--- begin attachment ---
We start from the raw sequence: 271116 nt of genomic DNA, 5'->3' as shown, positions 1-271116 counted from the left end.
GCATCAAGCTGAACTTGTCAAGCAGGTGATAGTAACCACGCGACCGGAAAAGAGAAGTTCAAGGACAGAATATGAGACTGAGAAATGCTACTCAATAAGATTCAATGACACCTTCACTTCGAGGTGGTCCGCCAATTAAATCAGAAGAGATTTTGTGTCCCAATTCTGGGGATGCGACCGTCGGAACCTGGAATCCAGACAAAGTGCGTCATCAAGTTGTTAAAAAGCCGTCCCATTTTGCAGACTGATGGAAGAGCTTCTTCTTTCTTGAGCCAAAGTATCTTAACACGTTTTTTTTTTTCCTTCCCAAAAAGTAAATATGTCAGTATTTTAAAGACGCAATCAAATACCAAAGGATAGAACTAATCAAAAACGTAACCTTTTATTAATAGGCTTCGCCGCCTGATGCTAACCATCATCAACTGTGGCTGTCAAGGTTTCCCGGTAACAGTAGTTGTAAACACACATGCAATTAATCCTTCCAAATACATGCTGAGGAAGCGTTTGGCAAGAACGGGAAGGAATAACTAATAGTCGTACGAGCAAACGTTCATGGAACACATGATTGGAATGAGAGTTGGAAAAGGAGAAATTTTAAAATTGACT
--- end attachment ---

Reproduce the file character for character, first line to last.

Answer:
We start from the raw sequence: 271116 nt of genomic DNA, 5'->3' as shown, positions 1-271116 counted from the left end.
GCATCAAGCTGAACTTGTCAAGCAGGTGATAGTAACCACGCGACCGGAAAAGAGAAGTTCAAGGACAGAATATGAGACTGAGAAATGCTACTCAATAAGATTCAATGACACCTTCACTTCGAGGTGGTCCGCCAATTAAATCAGAAGAGATTTTGTGTCCCAATTCTGGGGATGCGACCGTCGGAACCTGGAATCCAGACAAAGTGCGTCATCAAGTTGTTAAAAAGCCGTCCCATTTTGCAGACTGATGGAAGAGCTTCTTCTTTCTTGAGCCAAAGTATCTTAACACGTTTTTTTTTTTCCTTCCCAAAAAGTAAATATGTCAGTATTTTAAAGACGCAATCAAATACCAAAGGATAGAACTAATCAAAAACGTAACCTTTTATTAATAGGCTTCGCCGCCTGATGCTAACCATCATCAACTGTGGCTGTCAAGGTTTCCCGGTAACAGTAGTTGTAAACACACATGCAATTAATCCTTCCAAATACATGCTGAGGAAGCGTTTGGCAAGAACGGGAAGGAATAACTAATAGTCGTACGAGCAAACGTTCATGGAACACATGATTGGAATGAGAGTTGGAAAAGGAGAAATTTTAAAATTGACT